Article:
My husband was telling me one of his eye-roller stories about work and shared that he had described a consultant to the firm as one who uses “pigeon management.” I laughed at the silliness of the term, and asked what he meant.
“It’s someone who flies in and poops on everything, then flies off,” he said (although he used a more graphic term for “poop”). The guy he was talking about doesn’t work for the company, but mentors the management and frequently acts like he’s the CEO. He’ll plan a meeting, tell employees what they “should” be doing, then take off to do his own thing, leaving team members bruised in his wake.
I’ve been thinking about the term off and on, and how appropriately it applies in more than just work situations. It can happen to you as a mom, a volunteer, a neighbor, or a friend. I even experienced it when I became a widow! People (all of us, me included) so often think we know the answers for someone else—even if it isn’t an instruction that we’ve ever had to apply to our own lives. We swoop in with a fix-all suggestion, then depart believing we’re great problem solvers for folks whom we think haven’t got a clue.
Usually we’re on the window ledge side of the poop … but sometimes we’re the pigeon. So here are a few tips to avoid being either:
If you’re the recipient:
1. Listen but don’t negatively (frowns, sighs, arguments, etc.) react. You might do a slow burn as the pigeon drops his or her unsolicited “wisdom” on you, but stay calm. If it happens at work, look interested and take a couple of notes—it makes you look good!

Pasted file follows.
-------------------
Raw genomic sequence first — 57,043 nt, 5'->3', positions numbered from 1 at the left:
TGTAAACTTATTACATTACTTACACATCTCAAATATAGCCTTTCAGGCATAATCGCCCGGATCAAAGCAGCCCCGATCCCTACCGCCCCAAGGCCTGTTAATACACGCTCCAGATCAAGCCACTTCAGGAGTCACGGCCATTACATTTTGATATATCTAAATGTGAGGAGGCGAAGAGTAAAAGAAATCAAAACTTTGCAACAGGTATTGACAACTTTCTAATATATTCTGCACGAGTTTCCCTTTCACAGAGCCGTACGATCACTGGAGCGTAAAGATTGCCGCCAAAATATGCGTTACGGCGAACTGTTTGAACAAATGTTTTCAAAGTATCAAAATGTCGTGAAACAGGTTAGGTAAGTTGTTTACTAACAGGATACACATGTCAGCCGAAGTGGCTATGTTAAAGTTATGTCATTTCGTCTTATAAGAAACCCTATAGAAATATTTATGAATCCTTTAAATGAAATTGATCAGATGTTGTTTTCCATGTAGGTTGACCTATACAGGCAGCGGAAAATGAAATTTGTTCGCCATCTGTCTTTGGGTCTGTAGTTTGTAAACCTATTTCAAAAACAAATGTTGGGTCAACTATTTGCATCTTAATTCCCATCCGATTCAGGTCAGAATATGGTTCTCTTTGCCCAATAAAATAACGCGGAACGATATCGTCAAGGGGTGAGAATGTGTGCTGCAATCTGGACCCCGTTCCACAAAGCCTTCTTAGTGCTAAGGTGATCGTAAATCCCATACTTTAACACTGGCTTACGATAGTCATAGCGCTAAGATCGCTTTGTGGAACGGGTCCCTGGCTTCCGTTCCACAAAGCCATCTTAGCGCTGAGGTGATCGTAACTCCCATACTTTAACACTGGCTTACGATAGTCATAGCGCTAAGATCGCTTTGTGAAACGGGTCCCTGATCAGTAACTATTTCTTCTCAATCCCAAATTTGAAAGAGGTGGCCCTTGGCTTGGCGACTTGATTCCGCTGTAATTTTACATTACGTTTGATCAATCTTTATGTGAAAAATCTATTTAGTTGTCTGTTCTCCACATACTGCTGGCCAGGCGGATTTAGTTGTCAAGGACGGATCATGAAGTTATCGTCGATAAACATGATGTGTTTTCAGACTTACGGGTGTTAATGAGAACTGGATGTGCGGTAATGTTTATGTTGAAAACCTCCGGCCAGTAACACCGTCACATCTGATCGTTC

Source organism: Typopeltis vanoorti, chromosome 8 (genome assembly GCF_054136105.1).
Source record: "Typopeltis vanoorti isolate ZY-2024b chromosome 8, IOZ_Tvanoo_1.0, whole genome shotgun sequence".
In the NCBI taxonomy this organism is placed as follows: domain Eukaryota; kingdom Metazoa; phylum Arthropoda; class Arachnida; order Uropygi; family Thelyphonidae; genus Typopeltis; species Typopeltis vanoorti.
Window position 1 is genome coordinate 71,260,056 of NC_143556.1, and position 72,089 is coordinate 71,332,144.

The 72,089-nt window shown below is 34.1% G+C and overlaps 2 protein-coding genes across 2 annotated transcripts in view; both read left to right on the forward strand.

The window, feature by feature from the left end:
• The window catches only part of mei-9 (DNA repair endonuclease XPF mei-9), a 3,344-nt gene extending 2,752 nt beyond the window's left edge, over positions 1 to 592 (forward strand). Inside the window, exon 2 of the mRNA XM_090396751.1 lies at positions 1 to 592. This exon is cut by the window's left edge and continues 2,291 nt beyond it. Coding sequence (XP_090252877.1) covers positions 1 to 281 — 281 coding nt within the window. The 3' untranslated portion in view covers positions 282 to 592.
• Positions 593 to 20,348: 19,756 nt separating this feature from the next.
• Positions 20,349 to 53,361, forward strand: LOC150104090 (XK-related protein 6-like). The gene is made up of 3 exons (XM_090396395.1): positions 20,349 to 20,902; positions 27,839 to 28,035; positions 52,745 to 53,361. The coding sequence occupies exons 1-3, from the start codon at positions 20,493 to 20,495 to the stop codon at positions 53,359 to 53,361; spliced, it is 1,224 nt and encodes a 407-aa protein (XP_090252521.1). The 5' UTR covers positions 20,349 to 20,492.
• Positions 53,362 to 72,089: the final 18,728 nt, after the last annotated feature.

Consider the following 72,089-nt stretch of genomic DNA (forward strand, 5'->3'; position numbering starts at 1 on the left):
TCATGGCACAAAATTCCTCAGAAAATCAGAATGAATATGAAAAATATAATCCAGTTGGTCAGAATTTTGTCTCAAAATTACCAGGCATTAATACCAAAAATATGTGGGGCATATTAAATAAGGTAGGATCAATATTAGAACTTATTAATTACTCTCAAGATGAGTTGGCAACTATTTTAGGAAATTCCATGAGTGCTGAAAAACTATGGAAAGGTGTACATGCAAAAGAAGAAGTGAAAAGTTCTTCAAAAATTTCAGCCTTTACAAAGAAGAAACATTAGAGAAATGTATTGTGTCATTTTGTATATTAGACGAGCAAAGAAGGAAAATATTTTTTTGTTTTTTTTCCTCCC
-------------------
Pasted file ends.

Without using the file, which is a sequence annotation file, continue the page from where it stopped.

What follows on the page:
2. If the pigeon poop is coming from a friend or family member, acknowledge the idea (and maybe even murmur a sense of interest in)—even if you disagree or plan to never use it. You’ll make them feel good, which will ease the blow later when they find out you ignored them.
3. After you calm down, try to find some merit in the idea. If it’s work-related and you simply can’t value the advice, speak with a supervisor about your concerns and try to reach a compromise. In your personal life, be open. Sometimes the poop can be cleaned up, finding value under the mess and you can make changes that prevent it from hitting you in the future.
If you’re the pigeon:
1. Remember that everyone experiences the same situation differently. If you have advice, gently test the waters. Ask questions to gauge where the other party is at, and seek their input about the situation before you give advice.
2. When giving advice, don’t act like a genius or know-it-all. Instead, share experiences you’ve had seeing the solution work elsewhere. That will give credibility to your idea … and ultimately to you.
3. Don’t assume advice is needed. Sometimes people just need a listening ear. If you’re someone who typically rushes in to fix, practice being quiet and listening. Sometimes the person wants advice; sometimes they just want support; and sometimes they want a sounding board for testing their own solutions. We really can’t help others if we truly don’t know what they are asking for … and we can’t know that if we talk instead of listen.
Next time flight is taken, whether you’re the pigeon or ledge, you’ll know what to do.
You’ll also like Frustration in the Workplace, and Trusting God With It, Got a Problem? Go Direct!, and Do You Have to Like Your Job?